Can you tie them in a knot?

Occasionally, I think of incredibly weird things that just stick in my mind.

Example: For the last week, a children’s rhyme has been stuck in my head. Around here, it’s the song that the Ice Cream man plays while driving slow around the neighborhood.

The lyrics, though, are what interest me. I’ve been singing this song since I was little, and I never once stopped to think what the words really meant.

Do your ears hang low,
Do they wobble to and fro,
Can you tie ‘em in a knot, can you tie ‘em in a bow,
Do you throw them o’er your shoulder like a continental soldier,
Do your ears hang low?

And the part that bothers me most about this song isn’t that there is a question of having ears long enough to throw over one’s shoulder, it’s that I had no clue as to what a continental soldier was, or if one even existed.

Thanks to the power of the internet, though, I can look it up. There really was a such thing as a Continental Soldier.

Without looking up anything, my first thought was that a Continental soldier would be someone from Europe. After all, it’s an old song, and Europe was referred to by the British as the Continent. So, it would be reasonable to think that soldiers there would be referred to as Continental soldiers.

However, I was wrong, as usual. A Continental soldier was an American soldier, as the army was created by the Continental Congress.

So, now that I know what a Continental soldier is, I can now worry about other, more worrying things. Like, why do they have such long ears? What happened to them? And why do they throw them over their shoulders.

I have questions, and for once, the internet isn’t answering.

About Lisa Baker

Unsympathetic is the sentiments of Lisa Baker, a thirty-something working girl from the suburbs of California's capitol city. All opinions belong solely to her. If you disagree, get your own blog.

47 thoughts on “Can you tie them in a knot?

  1. I’m afraid I can’t help with the answer, but I found it interesting and thought I should make a note, that over here in the UK we sing regimental soldier, not continental. I presume for the reason you just stated, that continental soldiers are American, but I don’t know!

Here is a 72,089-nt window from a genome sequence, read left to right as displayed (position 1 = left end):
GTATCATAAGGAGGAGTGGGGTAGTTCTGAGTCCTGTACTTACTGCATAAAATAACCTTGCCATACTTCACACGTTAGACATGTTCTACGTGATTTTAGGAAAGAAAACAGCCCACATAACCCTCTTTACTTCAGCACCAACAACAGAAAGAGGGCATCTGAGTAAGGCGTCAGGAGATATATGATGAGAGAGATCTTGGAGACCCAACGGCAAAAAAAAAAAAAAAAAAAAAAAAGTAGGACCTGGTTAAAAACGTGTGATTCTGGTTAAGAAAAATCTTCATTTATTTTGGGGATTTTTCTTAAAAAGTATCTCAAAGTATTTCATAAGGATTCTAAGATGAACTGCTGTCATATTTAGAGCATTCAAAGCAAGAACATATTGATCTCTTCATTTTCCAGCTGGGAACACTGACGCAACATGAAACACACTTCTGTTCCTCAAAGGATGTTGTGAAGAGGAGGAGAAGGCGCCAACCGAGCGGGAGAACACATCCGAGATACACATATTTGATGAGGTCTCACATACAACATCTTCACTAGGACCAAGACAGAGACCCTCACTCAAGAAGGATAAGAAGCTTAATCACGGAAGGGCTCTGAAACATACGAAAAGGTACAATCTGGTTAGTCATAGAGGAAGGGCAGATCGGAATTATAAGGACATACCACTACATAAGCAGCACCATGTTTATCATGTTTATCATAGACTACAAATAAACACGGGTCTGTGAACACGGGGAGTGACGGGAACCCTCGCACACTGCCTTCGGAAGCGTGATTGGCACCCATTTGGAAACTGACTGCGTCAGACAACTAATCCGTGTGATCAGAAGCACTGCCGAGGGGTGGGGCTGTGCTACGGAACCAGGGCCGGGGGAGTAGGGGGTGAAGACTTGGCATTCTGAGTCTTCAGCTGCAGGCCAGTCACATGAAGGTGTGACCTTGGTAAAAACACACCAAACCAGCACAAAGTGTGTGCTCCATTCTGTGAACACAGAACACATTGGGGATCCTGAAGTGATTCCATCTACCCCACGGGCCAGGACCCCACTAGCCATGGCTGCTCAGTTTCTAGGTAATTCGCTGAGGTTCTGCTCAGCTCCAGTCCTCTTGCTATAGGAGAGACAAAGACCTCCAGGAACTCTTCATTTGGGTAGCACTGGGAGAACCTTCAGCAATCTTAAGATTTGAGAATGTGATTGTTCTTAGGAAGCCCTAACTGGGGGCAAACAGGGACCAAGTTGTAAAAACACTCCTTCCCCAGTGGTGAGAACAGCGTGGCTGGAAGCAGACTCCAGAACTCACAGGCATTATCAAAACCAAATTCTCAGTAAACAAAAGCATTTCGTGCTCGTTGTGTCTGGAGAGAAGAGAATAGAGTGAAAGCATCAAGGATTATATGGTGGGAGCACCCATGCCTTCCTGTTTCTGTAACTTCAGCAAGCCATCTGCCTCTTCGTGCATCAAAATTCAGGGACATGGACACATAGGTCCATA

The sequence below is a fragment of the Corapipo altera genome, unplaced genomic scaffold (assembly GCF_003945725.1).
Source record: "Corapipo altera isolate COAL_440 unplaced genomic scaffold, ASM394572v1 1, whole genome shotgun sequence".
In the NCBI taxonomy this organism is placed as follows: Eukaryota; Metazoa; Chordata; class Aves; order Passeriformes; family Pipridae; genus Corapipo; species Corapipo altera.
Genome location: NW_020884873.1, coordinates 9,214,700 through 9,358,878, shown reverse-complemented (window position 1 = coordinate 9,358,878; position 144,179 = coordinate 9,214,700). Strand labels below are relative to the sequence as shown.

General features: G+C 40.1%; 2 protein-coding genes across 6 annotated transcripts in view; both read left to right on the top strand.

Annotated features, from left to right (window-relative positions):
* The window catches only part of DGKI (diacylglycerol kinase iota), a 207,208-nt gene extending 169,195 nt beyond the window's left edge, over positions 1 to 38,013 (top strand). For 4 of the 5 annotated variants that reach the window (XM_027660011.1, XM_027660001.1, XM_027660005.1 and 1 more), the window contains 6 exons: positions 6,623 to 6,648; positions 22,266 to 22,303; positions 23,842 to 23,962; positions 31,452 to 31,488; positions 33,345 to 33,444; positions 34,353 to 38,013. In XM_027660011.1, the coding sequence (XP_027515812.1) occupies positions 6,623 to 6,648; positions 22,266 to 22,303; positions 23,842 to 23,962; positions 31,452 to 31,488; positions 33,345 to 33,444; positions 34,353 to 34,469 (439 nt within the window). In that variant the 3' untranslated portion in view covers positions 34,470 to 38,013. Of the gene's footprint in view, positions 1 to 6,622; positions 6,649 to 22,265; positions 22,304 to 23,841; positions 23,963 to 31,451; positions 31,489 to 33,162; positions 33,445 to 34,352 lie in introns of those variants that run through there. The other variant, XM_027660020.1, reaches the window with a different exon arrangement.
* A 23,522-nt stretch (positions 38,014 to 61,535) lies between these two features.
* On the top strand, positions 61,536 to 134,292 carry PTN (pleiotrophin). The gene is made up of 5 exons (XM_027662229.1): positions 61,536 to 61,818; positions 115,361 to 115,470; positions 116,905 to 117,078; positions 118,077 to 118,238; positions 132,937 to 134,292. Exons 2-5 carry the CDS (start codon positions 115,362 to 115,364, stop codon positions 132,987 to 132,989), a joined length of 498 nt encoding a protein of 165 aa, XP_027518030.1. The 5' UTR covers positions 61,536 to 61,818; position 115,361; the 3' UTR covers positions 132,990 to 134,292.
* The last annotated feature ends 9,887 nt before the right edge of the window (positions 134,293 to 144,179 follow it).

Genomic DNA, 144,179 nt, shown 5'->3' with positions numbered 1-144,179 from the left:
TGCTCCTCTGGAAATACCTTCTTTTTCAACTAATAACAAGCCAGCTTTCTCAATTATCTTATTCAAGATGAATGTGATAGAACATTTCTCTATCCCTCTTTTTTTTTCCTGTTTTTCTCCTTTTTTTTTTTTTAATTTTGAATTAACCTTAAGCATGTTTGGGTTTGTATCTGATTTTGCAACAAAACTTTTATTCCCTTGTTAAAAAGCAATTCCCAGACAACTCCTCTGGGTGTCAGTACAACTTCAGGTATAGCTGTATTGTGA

2. I believe that you are perhaps mis-interpreting the lyrics. It is not that you can throw your ears over your shoulder as a Continental Soldier does – but that you can throw your ears over your shoulder as you would throw a continental shoulder over your shoulder.

  3. Jordan: It’s quite possible that I’m misinterpreting the lyrics, but it just seems to be that the “speaker” of the song is asking if you can throw your ears over your shoulder, like a soldier can.

    Which is a silly question. I can’t throw my ears anywhere, let alone over my shoulders.

  4. Ah, sarcasm. The words that run this site.

    Ahem. No, actually, I missed the sarcasm the first time around. Which is why my comment seems sarcastic in response. But I get it now, no worries.

    However, I do still wonder about the long ears thing. Perhaps I’ll devote my masters thesis on trying to figure out what the song is really trying to teach children.

    Like that won’t be a waste of time.

  5. What if the ears being referred to in the song arent really ears? Perhaps they are the ends of a large scarf tied around your neck. That would explain how you could tie them in the shape of a knot or a bow.

  6. Pravin: true, but then why would you ask “do your ears hang low” if ear is a stand in for scarf.

    I mean, I wear scarves, I knit scarves, and never in my life have I run across a scarf that didn’t “hang low.” Which leads me to belive that it’s obvious that scarves hang low, and would make the song siller than it is, by asking a question everyone knows.

    “Do your scarves hang low?” “Yes.”

    Maybe it’s just me, but I keep thinking of the African tribes that stretch out their ears with weights for beauty. But, I have no idea why a Continental soldier would do that.

  7. Umm … well, Africa’s a fair sized continent. And during the Roman empire, there was an entire african regiment. That would explain the continental soldier and the british variation.

    Its starting to make less sense now :|